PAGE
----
Why is the sky blue?

The blue color of the sky is due to Rayleigh scattering.
As light moves through the atmosphere,
most of the longer wavelengths pass straight through.
only a little of the red, orange & yellow light is affected by the air.


On Earth, the sun appears yellow. If you were out in space, or on the moon, the sun would look white. In space, there is no atmosphere to scatter the sun's light. On Earth, some of the shorter wavelength light (the blues and violets) are removed from the direct rays of the sun by scattering. The remaining colors together appear yellow.
Also, out in space, the sky looks dark and black, instead of blue. This is because there is no atmosphere. There is no scattered light to reach your eyes.

Black sky in space
Black sky in space

no matter were you look in the sky, it is blue. This blue light comes from the Sun when it was bounced around in the sky lots of times, and eventually reached your eyes. and at sun sets you see the other end of the atmosphere where the red light rays have passed and that's when the sky goes red.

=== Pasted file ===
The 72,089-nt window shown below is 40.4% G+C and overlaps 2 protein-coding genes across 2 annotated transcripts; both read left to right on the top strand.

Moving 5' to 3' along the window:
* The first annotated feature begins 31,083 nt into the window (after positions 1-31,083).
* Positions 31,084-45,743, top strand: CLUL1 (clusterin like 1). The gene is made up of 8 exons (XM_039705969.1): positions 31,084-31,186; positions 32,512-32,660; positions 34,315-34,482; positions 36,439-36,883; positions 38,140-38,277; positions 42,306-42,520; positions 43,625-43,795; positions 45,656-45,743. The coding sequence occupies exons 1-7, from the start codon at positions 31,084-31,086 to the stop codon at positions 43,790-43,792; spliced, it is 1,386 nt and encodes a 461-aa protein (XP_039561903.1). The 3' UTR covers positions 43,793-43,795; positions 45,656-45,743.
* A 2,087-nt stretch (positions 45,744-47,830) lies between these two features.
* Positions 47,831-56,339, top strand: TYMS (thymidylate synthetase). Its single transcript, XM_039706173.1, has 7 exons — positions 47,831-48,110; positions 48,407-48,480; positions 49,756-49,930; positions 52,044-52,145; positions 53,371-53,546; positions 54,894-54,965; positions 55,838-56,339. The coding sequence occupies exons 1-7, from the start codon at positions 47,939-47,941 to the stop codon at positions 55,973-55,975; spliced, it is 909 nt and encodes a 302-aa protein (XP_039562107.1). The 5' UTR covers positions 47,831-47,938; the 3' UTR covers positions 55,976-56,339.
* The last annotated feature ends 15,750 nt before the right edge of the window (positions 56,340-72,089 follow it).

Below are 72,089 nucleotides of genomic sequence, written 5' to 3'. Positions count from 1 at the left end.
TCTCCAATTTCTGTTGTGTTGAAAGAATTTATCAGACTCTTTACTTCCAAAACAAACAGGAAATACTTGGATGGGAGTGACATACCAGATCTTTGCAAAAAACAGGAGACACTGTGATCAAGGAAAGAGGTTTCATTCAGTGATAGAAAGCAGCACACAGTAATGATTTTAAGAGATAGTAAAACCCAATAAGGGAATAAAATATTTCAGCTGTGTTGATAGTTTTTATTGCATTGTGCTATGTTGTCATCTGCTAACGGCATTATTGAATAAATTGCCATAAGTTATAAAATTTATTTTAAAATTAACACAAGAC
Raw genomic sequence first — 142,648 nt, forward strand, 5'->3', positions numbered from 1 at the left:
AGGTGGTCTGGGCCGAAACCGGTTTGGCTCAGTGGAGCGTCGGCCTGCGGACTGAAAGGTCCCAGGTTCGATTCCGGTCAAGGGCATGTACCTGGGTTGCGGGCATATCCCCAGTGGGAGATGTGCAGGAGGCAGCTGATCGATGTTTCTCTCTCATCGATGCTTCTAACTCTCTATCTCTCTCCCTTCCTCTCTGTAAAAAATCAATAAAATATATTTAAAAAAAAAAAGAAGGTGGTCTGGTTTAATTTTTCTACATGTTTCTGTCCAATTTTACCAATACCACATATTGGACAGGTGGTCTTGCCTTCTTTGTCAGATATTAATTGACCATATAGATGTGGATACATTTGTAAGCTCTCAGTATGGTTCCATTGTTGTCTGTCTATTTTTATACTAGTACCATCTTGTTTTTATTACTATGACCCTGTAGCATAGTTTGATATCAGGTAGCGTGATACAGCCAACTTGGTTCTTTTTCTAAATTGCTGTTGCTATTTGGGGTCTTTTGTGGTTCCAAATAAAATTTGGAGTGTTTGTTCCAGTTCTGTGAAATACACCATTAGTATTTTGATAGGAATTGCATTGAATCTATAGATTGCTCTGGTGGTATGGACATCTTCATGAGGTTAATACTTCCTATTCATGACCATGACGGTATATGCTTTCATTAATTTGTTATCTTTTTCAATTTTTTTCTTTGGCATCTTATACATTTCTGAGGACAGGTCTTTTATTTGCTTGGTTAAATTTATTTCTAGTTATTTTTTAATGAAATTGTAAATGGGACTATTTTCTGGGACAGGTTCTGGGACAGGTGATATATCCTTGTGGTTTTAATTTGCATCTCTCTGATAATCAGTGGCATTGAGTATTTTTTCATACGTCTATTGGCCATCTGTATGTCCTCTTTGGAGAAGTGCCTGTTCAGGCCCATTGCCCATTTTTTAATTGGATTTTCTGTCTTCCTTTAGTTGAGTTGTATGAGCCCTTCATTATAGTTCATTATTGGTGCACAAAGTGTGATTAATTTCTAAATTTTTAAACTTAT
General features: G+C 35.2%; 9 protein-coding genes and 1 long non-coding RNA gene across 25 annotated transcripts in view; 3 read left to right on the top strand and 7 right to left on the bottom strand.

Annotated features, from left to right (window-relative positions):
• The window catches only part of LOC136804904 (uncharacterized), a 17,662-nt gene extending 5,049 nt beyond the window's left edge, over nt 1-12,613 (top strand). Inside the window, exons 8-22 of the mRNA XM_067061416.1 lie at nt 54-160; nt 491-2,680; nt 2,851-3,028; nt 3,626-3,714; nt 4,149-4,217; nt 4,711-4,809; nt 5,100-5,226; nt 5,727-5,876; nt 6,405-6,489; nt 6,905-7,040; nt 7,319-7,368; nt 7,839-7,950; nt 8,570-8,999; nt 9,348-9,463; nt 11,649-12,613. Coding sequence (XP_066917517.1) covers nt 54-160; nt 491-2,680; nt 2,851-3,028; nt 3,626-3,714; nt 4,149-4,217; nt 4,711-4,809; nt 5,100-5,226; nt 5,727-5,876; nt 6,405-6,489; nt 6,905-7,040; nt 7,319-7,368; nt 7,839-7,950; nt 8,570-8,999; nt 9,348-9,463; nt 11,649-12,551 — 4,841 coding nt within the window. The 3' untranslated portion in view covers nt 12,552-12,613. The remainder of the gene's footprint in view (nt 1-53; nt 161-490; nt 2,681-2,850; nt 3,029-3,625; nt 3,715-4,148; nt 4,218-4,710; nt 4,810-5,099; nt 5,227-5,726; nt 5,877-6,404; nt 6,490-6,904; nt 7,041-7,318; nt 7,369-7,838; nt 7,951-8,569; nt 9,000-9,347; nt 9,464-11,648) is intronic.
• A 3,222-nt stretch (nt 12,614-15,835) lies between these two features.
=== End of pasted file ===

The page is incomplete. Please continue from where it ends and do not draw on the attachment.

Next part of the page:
Sunlight interacting with the Earth's atmosphere makes the sky blue. In outer space the astronauts see blackness because outer space has no atmosphere.
Sunlight consists of light waves of varying wavelengths, each of which is seen as a different color. The minute particles of matter and molecules of air in the atmosphere intercept and scatter the white light of the sun. A larger portion of the blue color in white light is scattered, more so than any other color because the blue wavelengths are the shortest.

Visible light is the part of the electromagnetic spectrum that our eyes can see. Light from the sun or a light bulb may look white, but it is actually a combination of many colors. We can see the different colors of the spectrum by splitting the light with a prism. The spectrum is also visible when you see a rainbow in the sky.
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